Vid stranden by Dorina Mocan
(Inspired by a painting of Dorina Mocan)
by Sain Sucha
"Wake up… wake up!"
He turned his head
And there it sat,
Outside his window,
The black myna bird
"Why are you whispering,
And why are you so hoarse ?"
The old farmer.
"Stupid was I
Who flew over the city
Instead of flying around it;
And now I cannot sing!"
"What do you want?"
The old man heard the anxiety
In the bird's voice
And enquired about it.
The myna replied:
"I have come the long way
Because you are a true son of the Earth;
I believe you would understand me!"
"Just tell me,
What's in your heart?"
"Our Mother Earth feels sick!
Her children torment her
With gruesome games;
Her skin is torn asunder by tanks,
Dynamite inflicts burning sours on her body,
Toxic chemicals run through her veins,
And lethal gases fill her lungs --
She suffers from shivers, cough and fever.
Do you remember how last Christmas
She suffered from severe stomach-ache,
Her whole inner being shook with convulsions,
And she threw up a violent wave of her fluids --
A tsunamis that drowned all far and near?
And do you recall how a few weeks later on
She got palpitation and breathed so heavily
Exhaling a wind storm that violently
Fell haughty pines and majestic firs?
And haven't you heard either
About her rising fever
That is causing flood in the oceans
When the snow melts from her breasts?
The bird paused, and then added:
"Earth, our mother, needs us now!
We must hurry to help her.
We must stand by Mother Earth!"
"What can I do?
An old man am I
Far away from all,
Neither strong nor rich,
Without influence or authority.
I own a little land,
A flock of sheep, and my ram Sathi,
Imdad, my dear wife
And my daughter Arodnap;
Haven't you flown into the wrong direction?"
"No, it is you that I seek!
It is you who have the daring ram
And the golden girl.
One fears no hurdle
And the other knows no evil,
Together they make an invincible pair –
And it is for their sake I have come here!"
The old man shook his head:
"It's true that my ram is strong and brave,
And my daughter is chaste,
But what service could they perform
That Mother Earth would heal?"
"Unseen should they enter
The well-guarded citadel of gods,
On the other side of the rainbow,
And open the Pandora's Box."
"Open the Pandora's Box!"
Horrified, yelled the old man.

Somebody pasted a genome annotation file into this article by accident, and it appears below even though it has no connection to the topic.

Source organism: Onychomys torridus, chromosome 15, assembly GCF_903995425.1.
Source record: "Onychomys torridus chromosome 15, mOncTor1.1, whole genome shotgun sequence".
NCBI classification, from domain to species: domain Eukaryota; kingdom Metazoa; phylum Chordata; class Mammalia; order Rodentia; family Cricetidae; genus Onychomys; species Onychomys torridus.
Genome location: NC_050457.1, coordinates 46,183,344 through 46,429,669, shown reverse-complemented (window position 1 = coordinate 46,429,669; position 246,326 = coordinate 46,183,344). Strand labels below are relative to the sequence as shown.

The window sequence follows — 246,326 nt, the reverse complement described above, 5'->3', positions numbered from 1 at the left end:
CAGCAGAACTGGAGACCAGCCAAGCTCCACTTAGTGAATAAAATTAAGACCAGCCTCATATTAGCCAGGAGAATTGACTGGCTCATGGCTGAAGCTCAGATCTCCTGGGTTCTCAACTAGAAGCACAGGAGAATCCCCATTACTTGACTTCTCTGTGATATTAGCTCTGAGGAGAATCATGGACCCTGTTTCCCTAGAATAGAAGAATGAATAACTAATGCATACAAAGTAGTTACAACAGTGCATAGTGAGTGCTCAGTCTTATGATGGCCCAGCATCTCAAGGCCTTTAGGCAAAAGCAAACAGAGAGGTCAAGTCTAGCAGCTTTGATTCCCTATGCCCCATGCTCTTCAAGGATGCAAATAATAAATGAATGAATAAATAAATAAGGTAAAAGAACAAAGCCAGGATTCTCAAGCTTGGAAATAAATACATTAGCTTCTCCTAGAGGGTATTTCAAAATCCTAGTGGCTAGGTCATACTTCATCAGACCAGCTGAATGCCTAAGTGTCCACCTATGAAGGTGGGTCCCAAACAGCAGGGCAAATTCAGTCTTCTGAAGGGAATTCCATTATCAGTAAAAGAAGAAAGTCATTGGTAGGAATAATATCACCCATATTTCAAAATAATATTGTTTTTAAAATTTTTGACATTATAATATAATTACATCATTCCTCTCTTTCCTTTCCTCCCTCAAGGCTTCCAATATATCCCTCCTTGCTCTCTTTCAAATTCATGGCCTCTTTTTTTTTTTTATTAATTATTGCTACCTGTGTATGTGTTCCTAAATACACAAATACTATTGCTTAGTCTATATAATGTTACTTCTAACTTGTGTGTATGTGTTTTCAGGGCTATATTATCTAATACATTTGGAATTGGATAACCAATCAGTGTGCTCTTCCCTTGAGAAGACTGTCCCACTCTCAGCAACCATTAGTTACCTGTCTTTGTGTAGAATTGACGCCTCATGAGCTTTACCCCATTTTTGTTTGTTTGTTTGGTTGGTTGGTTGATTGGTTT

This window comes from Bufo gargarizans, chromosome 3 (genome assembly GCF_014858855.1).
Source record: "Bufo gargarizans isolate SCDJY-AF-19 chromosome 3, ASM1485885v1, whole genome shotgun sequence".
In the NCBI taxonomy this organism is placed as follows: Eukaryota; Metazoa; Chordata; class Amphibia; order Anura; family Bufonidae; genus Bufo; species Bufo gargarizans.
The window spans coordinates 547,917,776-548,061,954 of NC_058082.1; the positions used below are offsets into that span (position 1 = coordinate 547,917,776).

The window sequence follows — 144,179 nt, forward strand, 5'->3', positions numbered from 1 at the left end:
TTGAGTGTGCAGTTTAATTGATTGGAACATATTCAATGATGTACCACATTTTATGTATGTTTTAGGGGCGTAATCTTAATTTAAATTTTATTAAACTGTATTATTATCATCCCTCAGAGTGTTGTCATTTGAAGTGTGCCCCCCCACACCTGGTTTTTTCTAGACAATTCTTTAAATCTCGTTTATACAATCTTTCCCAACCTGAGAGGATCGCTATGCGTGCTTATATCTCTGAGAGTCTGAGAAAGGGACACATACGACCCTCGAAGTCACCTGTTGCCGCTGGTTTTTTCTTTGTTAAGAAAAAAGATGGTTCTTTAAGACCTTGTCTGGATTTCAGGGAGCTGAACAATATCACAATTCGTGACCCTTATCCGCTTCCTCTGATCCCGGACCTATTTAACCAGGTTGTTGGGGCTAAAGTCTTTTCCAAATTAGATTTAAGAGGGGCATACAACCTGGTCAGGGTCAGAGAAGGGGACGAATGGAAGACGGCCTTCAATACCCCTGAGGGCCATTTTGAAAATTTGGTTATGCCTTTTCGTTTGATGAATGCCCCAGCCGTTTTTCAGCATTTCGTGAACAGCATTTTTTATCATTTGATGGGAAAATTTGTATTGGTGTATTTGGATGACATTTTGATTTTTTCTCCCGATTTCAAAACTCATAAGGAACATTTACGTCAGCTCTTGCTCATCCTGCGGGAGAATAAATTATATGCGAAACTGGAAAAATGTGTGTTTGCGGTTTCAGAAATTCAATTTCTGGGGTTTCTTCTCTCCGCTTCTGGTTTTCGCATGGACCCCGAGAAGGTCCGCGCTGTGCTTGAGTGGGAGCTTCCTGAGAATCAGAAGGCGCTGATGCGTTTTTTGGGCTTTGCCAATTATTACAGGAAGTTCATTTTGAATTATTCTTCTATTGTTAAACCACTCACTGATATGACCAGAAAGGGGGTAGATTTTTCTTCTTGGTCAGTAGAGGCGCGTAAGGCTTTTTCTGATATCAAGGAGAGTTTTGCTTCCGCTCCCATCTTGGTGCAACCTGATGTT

"Doesn't it suffice with all the misery that already abounds,
Must you release more evil?"
"No, all the miseries are already running loose,
Only Hope had stayed behind,
But it did not stay there of her own accord –
It was confined there by hideous forces.
And we have lived for ages
In darkness, without hope.
And now Hope must be set free
If we are to regain a trustworthy belief."
But the farmer cried again:
"A belief? And what purpose a belief would serve?
It is just the beliefs held by various people
That spread suffering and sorrow in the world!
In the name of religion ravage
One race members of another."
"Not that kind of belief, Dear Sir "
Said the bird,
"No, not that kind!
That kind of belief is borne by the people
Who are either blinded by their arrogant pride
Or suffer from grave destitution.
That kind of belief is devoid of knowledge,
And it merely leads to dark thoughts
And results in the execution of innocent people
By narrow minded tyrants;
Or, certain individual without any hope,
After being misled by others
Who use false divine references for their own purpose,
Are led to kill harmless people
By self-annihilation combined with murder. "
"No, the belief that arises with Hope,
And in due time matures into knowledge,
Supported by facts and reason;
That belief shows us the path to enlightenment.
That's why we must liberate Hope!
With hope in every heart,
Sound beliefs in our mind
And knowledge as our goal
We would tame the wicked forces.
First, when no one mobs another
Because one is a man, woman, bird or fish;
White, pale, brown or black;
Jew, Christian, Muslim or Hindu;
Asian, African, European or American;
But accept all as our fellow-beings,
Then could we endeavour to retrieve
Mother Earth's lost honour and grace.
And together could we
Reclaim Her devastated gardens,
Cleanse her poisoned soil,
Get rid of the toxic gases;
Only then, when She feels restored,
Our Mother Earth perhaps anew
Open her arms and give us the sanctuary
And the love that we have lost
Because of our misdeeds!"
The old farmer objected:
"But the citadel of the gods
Lies beyond the rainbow!
How could Sathi and Arodnap
Reach those grounds?"
"Yes! I would be their guide,
And with my song I would plead their case;
With Sathi's bold climb
And Arodnap's innocence
Every place is within their reach.
When the gods hear about
The suffering of Mother Earth
Surely they would set Hope free!
The old farmer closed his eyes,
Inhaled deep and said:
"Go ahead and take my beloved daughter,
And take my wondrous ram,
Because I hear the truth in your voice!
May you reach the citadel you just named,
And Hope be your travelling companion
On your way home! Go now
Before it gets too late!"
Thereupon slept the old farmer
A deep and tranquil sleep;
Not the sleep of a man
Who had sent away his daughter and his ram;
No, but the sleep of a Mother Earth's child
Who had served his mother well!
He was awoken from his deep sleep
When he heard his wife call:
"Wake up… wake up!"
"Why are you yelling,
And why are you so hoarse?"
Asked the old man.
He heard his wife speak anxiously:
"Barn's gates are wide open
And Sathi is not there,
Arodnap's window is also open
But she lies not in her bed!"
The old man smiled and said in a steady tone:
"Fear not, my dear Imdad,
I know where they have gone,
And before the night falls
They would come home with Hope."
Even if his wife did not grasp anything
Of what he said, she heard the belief in his voice
And saw the lustre in his eyes.
She smiled too and looked out
Of the window -- filled with hope!